Title: Walt Whitman to Herbert Gilchrist, 13 April 1888
Date: April 13, 1888
Source: Transcribed from digital images or a microfilm reproduction of the original item. For a description of the editorial rationale behind our treatment of the correspondence, see our statement of editorial policy.
Notes for this letter were derived from Walt Whitman, The Correspondence, ed. Edwin Haviland Miller, 6 vols. (New York: New York University Press, 1961–1977).
Location: Walt Whitman Collection, 1842–1957, Rare Book & Manuscript Library, University of Pennsylvania
Whitman Archive ID: upa.00087
Contributors to digital file: Ryan Furlong, Ian Faith, Stefan Schöberlein, and Stephanie Blalock
Camden New Jersey US America
April 13 '88
Dear H G
I am still here in the little Camden shanty not much different from when you were here but more disabled perhaps in locomotion power & in more liability to head & stomach troubles & easiness of "catching cold" (from my compulsory staying in I suppose)—Mrs Davis1 is still housekeeping & cooking for me—It is just past noon & I am told I am to have a good rice pudding made in a big earthenware baking dish for my dinner— wh' suits me well—(I wish you were here to help eat it)—
—I see the Staffords2 occasionally—Mrs S[tafford] was here ab't a week ago, is well as usual—nothing very new or different with them. They are still on the old farm & store & expect to continue— I see Ed3 and Harry4 & Joe Browning5 occasionally—Mrs. Rogers6, (Mrs S[tafford]'s sister) is dead & buried, ab't two weeks ago.
Thos: Eakins,7 portrait painter, has painted a picture of me—very different from yours—realistic—("a poor old blind despised & dying King"8)—When you write tell me ab't your pict: whether it has been on exhibition &c: also ab't the bust Mary Costelloe9 has— whether any thing has been done with it—Morse10 is out in Indiana yet—Rhys11 was in Boston at last acc'ts —I am writing little poetical bits for the N Y Herald12— Pearsall Smith13 and Mrs. S. & Alice14 are going to London to live— a big bunch of white lilies scents the room & my little canary is singing gaily as I finish—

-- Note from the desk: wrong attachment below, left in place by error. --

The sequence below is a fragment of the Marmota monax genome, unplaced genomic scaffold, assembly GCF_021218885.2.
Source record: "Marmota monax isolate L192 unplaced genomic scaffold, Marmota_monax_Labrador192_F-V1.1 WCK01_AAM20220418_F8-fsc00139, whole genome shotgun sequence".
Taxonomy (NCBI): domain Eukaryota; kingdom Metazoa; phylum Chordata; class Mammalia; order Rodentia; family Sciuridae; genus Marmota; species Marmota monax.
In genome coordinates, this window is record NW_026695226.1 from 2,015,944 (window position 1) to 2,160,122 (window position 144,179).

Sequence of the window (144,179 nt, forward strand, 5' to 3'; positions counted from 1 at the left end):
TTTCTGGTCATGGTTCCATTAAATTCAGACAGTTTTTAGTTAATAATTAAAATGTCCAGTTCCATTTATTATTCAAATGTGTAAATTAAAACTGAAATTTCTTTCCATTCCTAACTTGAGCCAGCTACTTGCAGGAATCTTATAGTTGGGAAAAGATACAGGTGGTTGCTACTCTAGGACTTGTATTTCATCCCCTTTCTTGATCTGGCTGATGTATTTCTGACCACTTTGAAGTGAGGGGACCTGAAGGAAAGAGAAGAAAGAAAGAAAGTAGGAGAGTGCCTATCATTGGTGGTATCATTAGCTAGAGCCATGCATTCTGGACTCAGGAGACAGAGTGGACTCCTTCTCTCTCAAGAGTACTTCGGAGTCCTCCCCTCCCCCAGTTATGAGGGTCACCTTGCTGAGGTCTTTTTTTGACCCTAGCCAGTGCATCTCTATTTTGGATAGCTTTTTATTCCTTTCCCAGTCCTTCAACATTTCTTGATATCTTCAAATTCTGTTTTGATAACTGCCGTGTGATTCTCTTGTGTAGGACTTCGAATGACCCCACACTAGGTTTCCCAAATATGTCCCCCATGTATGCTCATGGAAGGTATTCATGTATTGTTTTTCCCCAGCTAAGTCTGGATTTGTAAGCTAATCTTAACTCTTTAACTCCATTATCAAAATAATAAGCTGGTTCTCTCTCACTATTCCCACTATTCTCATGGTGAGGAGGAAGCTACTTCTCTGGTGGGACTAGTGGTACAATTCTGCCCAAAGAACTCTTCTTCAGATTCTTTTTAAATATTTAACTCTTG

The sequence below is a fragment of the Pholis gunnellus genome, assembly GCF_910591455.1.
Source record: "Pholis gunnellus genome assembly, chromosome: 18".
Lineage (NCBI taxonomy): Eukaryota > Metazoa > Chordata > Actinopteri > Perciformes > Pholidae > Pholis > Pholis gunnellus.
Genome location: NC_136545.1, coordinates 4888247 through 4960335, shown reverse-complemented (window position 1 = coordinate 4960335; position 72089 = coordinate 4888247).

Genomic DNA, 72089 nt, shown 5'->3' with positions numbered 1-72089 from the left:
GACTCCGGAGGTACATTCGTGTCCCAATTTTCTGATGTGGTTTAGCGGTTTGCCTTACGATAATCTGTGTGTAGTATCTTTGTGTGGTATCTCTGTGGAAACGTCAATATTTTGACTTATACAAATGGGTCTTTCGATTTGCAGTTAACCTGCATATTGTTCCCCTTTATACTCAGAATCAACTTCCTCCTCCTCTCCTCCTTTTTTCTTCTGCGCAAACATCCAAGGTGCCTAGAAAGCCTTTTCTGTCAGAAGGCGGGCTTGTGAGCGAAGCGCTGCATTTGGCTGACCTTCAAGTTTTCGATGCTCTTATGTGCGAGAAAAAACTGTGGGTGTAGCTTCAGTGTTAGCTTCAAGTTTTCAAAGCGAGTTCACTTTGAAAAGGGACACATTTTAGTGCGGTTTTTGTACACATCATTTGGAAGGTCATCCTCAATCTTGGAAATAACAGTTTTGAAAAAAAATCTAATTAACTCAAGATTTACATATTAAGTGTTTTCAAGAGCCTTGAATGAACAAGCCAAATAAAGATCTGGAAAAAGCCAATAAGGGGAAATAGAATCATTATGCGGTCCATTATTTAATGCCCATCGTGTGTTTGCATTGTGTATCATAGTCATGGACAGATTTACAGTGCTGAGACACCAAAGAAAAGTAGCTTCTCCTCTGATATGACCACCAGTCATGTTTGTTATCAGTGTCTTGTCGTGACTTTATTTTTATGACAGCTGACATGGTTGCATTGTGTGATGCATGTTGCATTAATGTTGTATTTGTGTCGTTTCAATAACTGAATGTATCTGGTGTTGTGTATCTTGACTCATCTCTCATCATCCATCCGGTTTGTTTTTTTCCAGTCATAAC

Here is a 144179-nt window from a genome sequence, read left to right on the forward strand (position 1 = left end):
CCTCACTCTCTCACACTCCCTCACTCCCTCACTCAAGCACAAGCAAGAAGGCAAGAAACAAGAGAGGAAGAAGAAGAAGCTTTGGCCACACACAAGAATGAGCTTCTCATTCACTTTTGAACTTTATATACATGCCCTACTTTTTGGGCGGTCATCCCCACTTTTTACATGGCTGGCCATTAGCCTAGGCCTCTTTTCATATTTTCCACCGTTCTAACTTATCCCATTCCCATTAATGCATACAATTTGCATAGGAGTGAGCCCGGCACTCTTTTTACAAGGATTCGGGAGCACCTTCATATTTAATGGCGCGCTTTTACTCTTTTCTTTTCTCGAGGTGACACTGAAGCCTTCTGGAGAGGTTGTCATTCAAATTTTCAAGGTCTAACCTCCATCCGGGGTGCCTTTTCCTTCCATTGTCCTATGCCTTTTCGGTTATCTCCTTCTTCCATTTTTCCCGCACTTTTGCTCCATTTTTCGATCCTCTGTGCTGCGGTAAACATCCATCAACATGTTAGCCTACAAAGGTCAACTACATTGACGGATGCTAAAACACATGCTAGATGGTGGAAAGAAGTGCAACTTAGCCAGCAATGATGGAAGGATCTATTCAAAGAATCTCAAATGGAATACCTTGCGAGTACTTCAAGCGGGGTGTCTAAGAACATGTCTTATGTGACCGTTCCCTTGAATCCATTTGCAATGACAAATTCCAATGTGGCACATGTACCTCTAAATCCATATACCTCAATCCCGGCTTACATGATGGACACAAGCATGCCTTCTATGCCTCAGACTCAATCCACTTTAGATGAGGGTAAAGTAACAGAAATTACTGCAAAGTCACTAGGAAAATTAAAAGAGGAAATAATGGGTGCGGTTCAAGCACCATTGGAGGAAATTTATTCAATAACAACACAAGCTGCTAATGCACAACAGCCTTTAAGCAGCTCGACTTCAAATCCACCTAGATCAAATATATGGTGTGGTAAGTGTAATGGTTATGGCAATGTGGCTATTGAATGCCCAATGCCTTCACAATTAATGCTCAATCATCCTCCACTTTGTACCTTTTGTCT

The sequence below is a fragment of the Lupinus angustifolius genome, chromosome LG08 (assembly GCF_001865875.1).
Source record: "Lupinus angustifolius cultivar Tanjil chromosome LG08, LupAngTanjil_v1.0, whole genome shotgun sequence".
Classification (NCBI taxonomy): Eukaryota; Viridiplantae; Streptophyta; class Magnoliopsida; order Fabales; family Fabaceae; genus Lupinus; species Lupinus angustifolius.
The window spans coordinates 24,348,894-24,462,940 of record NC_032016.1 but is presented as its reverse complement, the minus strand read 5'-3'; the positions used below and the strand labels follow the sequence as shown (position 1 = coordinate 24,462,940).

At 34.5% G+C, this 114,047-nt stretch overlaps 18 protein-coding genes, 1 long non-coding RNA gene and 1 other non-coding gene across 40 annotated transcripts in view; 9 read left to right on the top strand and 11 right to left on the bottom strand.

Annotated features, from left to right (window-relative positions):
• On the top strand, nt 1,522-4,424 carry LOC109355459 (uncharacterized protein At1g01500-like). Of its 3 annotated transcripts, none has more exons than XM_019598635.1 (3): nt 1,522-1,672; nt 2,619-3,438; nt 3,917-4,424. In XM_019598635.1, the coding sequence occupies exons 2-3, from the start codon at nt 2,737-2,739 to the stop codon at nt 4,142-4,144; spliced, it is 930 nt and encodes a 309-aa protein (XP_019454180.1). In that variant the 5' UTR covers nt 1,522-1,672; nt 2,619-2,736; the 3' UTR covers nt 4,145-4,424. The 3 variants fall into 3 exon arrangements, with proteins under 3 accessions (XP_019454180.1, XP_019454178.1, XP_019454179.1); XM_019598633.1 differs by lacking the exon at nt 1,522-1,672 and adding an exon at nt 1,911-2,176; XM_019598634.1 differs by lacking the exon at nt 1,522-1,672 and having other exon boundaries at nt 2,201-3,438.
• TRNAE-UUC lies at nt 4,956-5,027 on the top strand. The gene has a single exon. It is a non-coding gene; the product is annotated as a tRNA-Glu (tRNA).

If you have a chance you may show this to Mary Costelloe & Wm Rossetti15—to both of whom I send my love
Herbert Harlakenden Gilchrist (1857–1914), son of Alexander and Anne Gilchrist, was an English painter and editor of Anne Gilchrist: Her Life and Writings (London: T. Fisher Unwin, 1887). For more information, see Marion Walker Alcaro, "Gilchrist, Herbert Harlakenden (1857–1914)," Walt Whitman: An Encyclopedia, ed. J.R. LeMaster and Donald D. Kummings (New York: Garland Publishing, 1998).
1. Mary Oakes Davis (1837 or 1838–1908) was Whitman's housekeeper. For more, see Carol J. Singley, "Davis, Mary Oakes (1837 or 1838–1908)," Walt Whitman: An Encyclopedia, ed. J.R. LeMaster and Donald D. Kummings (New York: Garland Publishing, 1998). [back]
2. George Stafford was the father of Harry Stafford, a young man whom Whitman befriended in 1876 in Camden. Harry's parents, George and Susan Stafford, were tenant farmers at White Horse Farm near Kirkwood, New Jersey, where Whitman visited them on several occasions. For more on Whitman and the Staffords, see David G. Miller, "Stafford, George and Susan M." Walt Whitman: An Encyclopedia, J.R. LeMaster and Donald D. Kummings, ed., (New York: Garland Publishing, 1998), 685. [back]
3. Edwin Stafford (1856–1906) was the brother of Harry Stafford, a close acquaintance of Whitman. [back]
4. Whitman met the 18-year-old Harry Lamb Stafford (b. 1858) in 1876, beginning a relationship which was almost entirely overlooked by early Whitman scholarship, in part because Stafford's name appears nowhere in the first six volumes of Horace Traubel's With Walt Whitman in Camden—though it does appear frequently in the last three volumes, which were published only in the 1990s. Whitman occasionally referred to Stafford as "My (adopted) son" (as in a December 13, 1876, letter to John H. Johnston), but the relationship between the two also had a romantic, erotic charge to it. For further discussion of Stafford, see Arnie Kantrowitz, "Stafford, Harry L. (b.1858)," Walt Whitman: An Encyclopedia, ed. J.R. LeMaster and Donald D. Kummings (New York: Garland Publishing, 1998). [back]